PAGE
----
featuring guest authors; crafting tips and projects; recipes from food editor and sleuthing sidekick Cloris McWerther; and decorating, travel, fashion, health, beauty, and finance tips from the rest of the American Woman editors.

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Tuesday, October 2, 2018


Award-winning author Nancy J. Cohen writes the Bad Hair Day Mysteries featuring South Florida hairstylist Marla Vail. She’s also written the instructional guide, Writing the Cozy Mystery. Learn more about Nancy and her books at her website and blog. Keep reading to learn how you could win a digital copy of Nancy’s short story “Hairball Hijinks”. 

Food Fiction with Hairstylist Marla Vail

I’d never thought much about my food sources before my recent adventures. But learning that a lot of the items we buy in stores are mislabeled was an eye-opener for me. Normally, I work all day at my salon that I own along with an adjacent day spa. When I get home, it’s near dinnertime and I’m in a rush to fix a meal for my husband and teenage stepdaughter. Tonight, for example, I’ll pull together whatever is convenient from my kitchen.

I’ve always enjoyed experimenting with cooking when I have the time. In my previous marriage, I liked to create recipes using tropical fruits. So it wasn’t any big stretch when my friend Tally coaxed me into entering a bake-off contest at a fall harvest festival. The event was hugely fun, despite the fiasco that followed. I love farmer’s marketplaces, don’t you? It’s even better when the farmers use sustainable growing techniques.

Food blogger Alyce Greene, another entrant in the contest, has a lot to say on the subject of food sources. I interviewed her after I found food magazine publisher Francine Dodger dead in the strawberry field. Alyce bears an uncanny resemblance to the dead woman. I’d even wondered if the killer got the wrong target.

Alyce was eager to tell me about how restaurants and fresh markets offer seafood at high prices when the item is actually a lower-priced variety. Take Florida-caught shrimp, for example. Through DNA testing and tracing the bills of sale, she discovered it came from a fish farm in India. She found “locally grown” heirloom tomatoes that came from Mexico, Florida blue crab that came from the Indian Ocean, and Alaskan pollock that was frozen fish from China.

Alyce did a service to consumers through her reports, but how many providers had she offended along the way? Did she ruin someone’s business without being aware of the damage she’d caused? I suggested to my husband, homicide detective Dalton Vail, that Alyce may have ticked someone off enough to want to kill her.
After this conversation, I decided to eat home for a while. At least that way, I could control the ingredients that went into my meals. Fortunately, I know the source of my Florida blueberries. I pick them myself at Beck Brothers Blueberry Farm in Windermere when I visit Orlando.  Sometimes my author comes along, too! Here’s a luscious dessert recipe using this fruit.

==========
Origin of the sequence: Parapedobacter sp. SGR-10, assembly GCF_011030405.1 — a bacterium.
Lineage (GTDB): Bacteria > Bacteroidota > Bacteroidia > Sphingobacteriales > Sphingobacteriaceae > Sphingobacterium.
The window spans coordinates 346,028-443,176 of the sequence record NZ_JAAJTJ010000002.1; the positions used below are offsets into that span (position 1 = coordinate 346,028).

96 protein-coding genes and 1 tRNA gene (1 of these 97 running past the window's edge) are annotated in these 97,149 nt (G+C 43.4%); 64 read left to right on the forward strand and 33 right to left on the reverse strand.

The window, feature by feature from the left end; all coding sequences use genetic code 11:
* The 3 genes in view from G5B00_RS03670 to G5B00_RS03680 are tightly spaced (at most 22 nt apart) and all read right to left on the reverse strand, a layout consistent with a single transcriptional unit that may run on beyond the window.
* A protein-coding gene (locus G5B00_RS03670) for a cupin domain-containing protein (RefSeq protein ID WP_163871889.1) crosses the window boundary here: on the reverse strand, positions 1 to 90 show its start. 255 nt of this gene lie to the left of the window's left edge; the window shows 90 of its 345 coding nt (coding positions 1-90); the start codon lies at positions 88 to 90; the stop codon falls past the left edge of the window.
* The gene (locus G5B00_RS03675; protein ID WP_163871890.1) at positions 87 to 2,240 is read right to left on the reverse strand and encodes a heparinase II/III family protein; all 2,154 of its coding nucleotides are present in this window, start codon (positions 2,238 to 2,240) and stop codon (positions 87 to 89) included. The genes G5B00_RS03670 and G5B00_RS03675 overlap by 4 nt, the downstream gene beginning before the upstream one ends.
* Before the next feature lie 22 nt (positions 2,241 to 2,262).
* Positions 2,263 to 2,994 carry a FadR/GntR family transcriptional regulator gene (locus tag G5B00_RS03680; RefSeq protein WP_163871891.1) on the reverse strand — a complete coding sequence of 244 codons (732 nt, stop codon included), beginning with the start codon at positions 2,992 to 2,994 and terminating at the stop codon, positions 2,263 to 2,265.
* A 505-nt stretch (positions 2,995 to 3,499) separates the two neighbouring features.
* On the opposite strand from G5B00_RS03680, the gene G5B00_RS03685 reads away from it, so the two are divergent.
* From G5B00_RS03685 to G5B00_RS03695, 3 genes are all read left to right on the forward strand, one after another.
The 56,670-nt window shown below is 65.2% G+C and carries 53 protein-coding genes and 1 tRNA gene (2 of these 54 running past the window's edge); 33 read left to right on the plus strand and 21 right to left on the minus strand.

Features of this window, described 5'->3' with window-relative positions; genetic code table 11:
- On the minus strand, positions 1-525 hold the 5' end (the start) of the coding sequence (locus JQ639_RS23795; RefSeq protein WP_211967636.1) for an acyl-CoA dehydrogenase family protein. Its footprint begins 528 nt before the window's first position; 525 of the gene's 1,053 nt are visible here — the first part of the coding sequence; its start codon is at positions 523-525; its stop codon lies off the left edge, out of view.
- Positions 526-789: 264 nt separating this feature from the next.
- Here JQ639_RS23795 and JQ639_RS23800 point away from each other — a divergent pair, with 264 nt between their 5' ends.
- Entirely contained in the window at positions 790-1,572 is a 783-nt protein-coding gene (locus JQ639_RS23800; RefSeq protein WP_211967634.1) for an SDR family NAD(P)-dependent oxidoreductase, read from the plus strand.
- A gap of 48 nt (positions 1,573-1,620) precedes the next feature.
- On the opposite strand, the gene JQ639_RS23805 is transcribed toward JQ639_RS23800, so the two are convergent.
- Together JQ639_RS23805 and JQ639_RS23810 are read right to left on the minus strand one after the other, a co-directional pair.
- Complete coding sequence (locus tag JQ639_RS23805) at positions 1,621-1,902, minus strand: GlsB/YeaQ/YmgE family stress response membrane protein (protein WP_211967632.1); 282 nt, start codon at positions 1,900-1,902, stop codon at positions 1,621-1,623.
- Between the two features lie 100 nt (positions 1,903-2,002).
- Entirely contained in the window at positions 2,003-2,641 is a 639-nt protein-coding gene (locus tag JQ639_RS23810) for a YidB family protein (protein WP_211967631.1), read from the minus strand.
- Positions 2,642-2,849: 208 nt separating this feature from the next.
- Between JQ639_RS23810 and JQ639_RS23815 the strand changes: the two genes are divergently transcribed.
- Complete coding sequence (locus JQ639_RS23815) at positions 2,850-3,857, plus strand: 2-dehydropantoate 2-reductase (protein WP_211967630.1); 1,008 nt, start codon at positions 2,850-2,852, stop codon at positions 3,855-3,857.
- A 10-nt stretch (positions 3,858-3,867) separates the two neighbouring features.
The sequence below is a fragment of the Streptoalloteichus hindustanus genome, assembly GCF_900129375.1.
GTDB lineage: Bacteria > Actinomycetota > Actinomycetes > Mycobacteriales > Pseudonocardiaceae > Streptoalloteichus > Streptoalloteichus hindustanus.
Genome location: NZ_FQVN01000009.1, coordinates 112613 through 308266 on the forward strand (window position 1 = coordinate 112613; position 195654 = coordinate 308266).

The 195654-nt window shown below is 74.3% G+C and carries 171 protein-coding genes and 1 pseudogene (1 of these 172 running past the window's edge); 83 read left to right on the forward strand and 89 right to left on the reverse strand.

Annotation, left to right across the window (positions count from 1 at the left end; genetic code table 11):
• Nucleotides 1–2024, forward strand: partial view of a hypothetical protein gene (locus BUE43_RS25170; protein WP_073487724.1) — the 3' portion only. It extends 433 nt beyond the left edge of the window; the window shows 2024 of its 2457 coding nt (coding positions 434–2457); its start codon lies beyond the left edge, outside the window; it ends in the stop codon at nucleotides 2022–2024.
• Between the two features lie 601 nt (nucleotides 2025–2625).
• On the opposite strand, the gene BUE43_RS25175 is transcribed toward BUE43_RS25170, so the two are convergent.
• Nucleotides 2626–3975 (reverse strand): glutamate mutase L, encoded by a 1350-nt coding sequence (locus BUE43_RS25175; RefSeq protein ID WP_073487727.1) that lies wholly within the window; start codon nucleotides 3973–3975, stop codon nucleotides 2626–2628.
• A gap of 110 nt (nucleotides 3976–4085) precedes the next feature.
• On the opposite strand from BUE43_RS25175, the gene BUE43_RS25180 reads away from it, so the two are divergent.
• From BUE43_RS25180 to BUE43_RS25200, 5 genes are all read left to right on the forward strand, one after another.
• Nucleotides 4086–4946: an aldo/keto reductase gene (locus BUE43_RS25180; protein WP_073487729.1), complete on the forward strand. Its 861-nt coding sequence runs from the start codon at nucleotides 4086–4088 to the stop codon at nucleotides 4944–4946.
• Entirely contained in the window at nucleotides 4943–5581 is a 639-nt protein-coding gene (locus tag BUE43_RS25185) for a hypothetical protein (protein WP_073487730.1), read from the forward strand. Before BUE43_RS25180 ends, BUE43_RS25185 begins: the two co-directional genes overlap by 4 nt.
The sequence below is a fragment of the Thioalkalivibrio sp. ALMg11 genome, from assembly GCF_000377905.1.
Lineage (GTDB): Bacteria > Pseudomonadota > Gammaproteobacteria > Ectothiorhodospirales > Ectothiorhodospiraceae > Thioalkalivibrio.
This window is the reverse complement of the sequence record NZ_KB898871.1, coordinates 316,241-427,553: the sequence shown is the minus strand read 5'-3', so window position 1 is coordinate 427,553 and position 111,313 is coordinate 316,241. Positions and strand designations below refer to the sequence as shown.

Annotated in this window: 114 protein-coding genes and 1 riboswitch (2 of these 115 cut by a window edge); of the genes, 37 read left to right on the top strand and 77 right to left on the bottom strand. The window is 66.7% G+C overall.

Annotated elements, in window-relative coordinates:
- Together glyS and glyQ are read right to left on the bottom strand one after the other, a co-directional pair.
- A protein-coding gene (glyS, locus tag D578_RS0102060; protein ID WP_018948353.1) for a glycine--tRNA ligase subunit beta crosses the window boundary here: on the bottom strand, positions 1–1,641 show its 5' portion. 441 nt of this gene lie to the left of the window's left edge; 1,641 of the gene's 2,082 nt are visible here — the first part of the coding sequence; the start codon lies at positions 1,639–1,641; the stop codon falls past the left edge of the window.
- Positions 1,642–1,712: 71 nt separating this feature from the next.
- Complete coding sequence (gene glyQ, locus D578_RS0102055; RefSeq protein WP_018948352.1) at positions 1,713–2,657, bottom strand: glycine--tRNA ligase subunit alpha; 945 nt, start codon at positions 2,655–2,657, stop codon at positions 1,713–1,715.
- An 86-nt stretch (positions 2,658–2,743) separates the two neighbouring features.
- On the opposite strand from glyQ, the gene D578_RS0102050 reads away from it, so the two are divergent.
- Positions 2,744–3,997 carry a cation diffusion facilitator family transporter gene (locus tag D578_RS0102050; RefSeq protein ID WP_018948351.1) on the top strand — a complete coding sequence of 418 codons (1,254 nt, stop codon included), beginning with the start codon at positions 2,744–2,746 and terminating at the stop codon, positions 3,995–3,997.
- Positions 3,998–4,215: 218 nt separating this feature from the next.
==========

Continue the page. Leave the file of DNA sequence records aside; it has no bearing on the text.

Blueberry Crumble

2 pints fresh blueberries
2 Tbsp. fresh lemon juice
1/4 tsp. cinnamon
2/3 cup sugar
2/3 cup flour
1 packet flavored instant oatmeal
4 Tbsp. butter, softened
Cinnamon sugar

Grease square baking pan and preheat oven to 350 degrees. Spread blueberries in bottom of pan.  Sprinkle with lemon juice, cinnamon, and sugar. In separate bowl, combine flour, contents of oatmeal packet, and softened butter. Mixture should resemble small crumbs. Spread over blueberries. Sprinkle top with cinnamon sugar.

Bake for 30 minutes or until browned and bubbly. Serve warm with whipped topping or vanilla ice cream.

Question for Readers: Do you examine labels for the origins of what you buy in the supermarket? Do you care where they originate? Leave a comment below, and you’ll be entered into a random drawing for a digital copy of Hairball Hijinks short story.

Trimmed to Death
Savvy hairstylist and amateur sleuth Marla Vail enters a charity bake-off contest at a fall festival sponsored by a local farm. While she waits to see if her coconut fudge pie is a winner, Marla joins a scavenger hunt where people playing character roles are the targets. Instead of scoring points with a live person, she finds a dead body planted face-down in the strawberry field. Who would want to cut short the life of food magazine publisher and fellow bake-off contestant Francine Dodger? As she investigates, Marla learns there’s no shortage of suspects. Can she unmask the killer before someone else gets trimmed from life? Recipes Included!

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Nancy J. Cohen said...

Thank you for hosting me here!


We're always happy to have you stop by, Nancy. And I can't wait to try out your blueberry crumble. I love baking with blueberries.

Angela Adams said...

I love blueberries! Thanks for the recipe!!!

Nancy J. Cohen said...

You are welcome. I love the blueberries we pick at the farm. They don't spoil and are great eaten fresh.